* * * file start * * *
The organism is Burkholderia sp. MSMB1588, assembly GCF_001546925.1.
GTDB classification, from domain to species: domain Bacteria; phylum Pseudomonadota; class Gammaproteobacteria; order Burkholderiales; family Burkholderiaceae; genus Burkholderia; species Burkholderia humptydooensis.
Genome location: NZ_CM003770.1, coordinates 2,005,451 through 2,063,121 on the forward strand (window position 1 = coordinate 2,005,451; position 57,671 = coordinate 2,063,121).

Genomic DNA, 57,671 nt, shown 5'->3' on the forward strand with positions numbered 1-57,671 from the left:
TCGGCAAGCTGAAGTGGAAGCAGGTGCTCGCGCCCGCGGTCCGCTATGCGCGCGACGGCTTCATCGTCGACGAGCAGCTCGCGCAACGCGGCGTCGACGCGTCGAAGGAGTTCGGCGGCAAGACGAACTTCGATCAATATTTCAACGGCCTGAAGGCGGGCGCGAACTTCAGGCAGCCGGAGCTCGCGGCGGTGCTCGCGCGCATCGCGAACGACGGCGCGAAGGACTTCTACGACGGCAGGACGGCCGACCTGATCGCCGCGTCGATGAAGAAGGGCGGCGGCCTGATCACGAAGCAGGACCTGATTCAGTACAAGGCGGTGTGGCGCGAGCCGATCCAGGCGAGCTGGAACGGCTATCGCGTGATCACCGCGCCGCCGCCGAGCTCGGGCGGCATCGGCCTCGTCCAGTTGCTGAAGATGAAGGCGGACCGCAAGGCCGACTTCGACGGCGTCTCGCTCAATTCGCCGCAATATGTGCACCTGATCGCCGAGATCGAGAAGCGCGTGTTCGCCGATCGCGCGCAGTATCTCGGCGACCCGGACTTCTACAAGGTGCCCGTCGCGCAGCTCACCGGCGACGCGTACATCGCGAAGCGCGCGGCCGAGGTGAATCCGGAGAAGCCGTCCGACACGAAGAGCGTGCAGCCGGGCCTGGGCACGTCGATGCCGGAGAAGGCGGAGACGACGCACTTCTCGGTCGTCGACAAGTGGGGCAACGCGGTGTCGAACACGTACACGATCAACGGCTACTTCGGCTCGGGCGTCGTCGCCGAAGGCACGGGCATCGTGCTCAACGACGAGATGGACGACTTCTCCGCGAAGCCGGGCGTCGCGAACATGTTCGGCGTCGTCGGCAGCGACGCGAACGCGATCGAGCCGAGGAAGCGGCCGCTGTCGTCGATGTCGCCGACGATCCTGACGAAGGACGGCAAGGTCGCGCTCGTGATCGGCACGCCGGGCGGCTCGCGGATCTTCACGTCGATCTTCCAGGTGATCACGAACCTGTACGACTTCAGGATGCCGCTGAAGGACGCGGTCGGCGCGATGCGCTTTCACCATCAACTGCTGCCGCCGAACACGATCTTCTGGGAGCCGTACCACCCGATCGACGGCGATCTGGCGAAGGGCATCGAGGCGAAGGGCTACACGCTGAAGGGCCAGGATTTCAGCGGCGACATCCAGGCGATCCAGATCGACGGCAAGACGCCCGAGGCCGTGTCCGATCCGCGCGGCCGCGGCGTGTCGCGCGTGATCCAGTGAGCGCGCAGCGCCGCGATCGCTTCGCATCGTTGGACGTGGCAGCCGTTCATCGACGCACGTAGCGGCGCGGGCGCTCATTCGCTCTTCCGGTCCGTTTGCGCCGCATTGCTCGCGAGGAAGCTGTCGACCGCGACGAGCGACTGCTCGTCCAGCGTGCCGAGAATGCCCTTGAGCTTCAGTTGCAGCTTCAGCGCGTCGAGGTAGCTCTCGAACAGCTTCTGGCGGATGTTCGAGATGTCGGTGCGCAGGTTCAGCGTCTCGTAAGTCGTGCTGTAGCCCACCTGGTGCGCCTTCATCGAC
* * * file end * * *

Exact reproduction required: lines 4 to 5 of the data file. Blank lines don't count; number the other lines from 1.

Genomic DNA, 57,671 nt, shown 5'->3' on the forward strand with positions numbered 1-57,671 from the left:
TCGGCAAGCTGAAGTGGAAGCAGGTGCTCGCGCCCGCGGTCCGCTATGCGCGCGACGGCTTCATCGTCGACGAGCAGCTCGCGCAACGCGGCGTCGACGCGTCGAAGGAGTTCGGCGGCAAGACGAACTTCGATCAATATTTCAACGGCCTGAAGGCGGGCGCGAACTTCAGGCAGCCGGAGCTCGCGGCGGTGCTCGCGCGCATCGCGAACGACGGCGCGAAGGACTTCTACGACGGCAGGACGGCCGACCTGATCGCCGCGTCGATGAAGAAGGGCGGCGGCCTGATCACGAAGCAGGACCTGATTCAGTACAAGGCGGTGTGGCGCGAGCCGATCCAGGCGAGCTGGAACGGCTATCGCGTGATCACCGCGCCGCCGCCGAGCTCGGGCGGCATCGGCCTCGTCCAGTTGCTGAAGATGAAGGCGGACCGCAAGGCCGACTTCGACGGCGTCTCGCTCAATTCGCCGCAATATGTGCACCTGATCGCCGAGATCGAGAAGCGCGTGTTCGCCGATCGCGCGCAGTATCTCGGCGACCCGGACTTCTACAAGGTGCCCGTCGCGCAGCTCACCGGCGACGCGTACATCGCGAAGCGCGCGGCCGAGGTGAATCCGGAGAAGCCGTCCGACACGAAGAGCGTGCAGCCGGGCCTGGGCACGTCGATGCCGGAGAAGGCGGAGACGACGCACTTCTCGGTCGTCGACAAGTGGGGCAACGCGGTGTCGAACACGTACACGATCAACGGCTACTTCGGCTCGGGCGTCGTCGCCGAAGGCACGGGCATCGTGCTCAACGACGAGATGGACGACTTCTCCGCGAAGCCGGGCGTCGCGAACATGTTCGGCGTCGTCGGCAGCGACGCGAACGCGATCGAGCCGAGGAAGCGGCCGCTGTCGTCGATGTCGCCGACGATCCTGACGAAGGACGGCAAGGTCGCGCTCGTGATCGGCACGCCGGGCGGCTCGCGGATCTTCACGTCGATCTTCCAGGTGATCACGAACCTGTACGACTTCAGGATGCCGCTGAAGGACGCGGTCGGCGCGATGCGCTTTCACCATCAACTGCTGCCGCCGAACACGATCTTCTGGGAGCCGTACCACCCGATCGACGGCGATCTGGCGAAGGGCATCGAGGCGAAGGGCTACACGCTGAAGGGCCAGGATTTCAGCGGCGACATCCAGGCGATCCAGATCGACGGCAAGACGCCCGAGGCCGTGTCCGATCCGCGCGGCCGCGGCGTGTCGCGCGTGATCCAGTGAGCGCGCAGCGCCGCGATCGCTTCGCATCGTTGGACGTGGCAGCCGTTCATCGACGCACGTAGCGGCGCGGGCGCTCATTCGCTCTTCCGGTCCGTTTGCGCCGCATTGCTCGCGAGGAAGCTGTCGACCGCGACGAGCGACTGCTCGTCCAGCGTGCCGAGAATGCCCTTGAGCTTCAGTTGCAGCTTCAGCGCGTCGAGGTAGCTCTCGAACAGCTTCTGGCGGATGTTCGAGATGTCGGTGCGCAGGTTCAGCGTCTCGTAAGTCGTGCTGTAGCCCACCTGGTGCGCCTTCATCGAC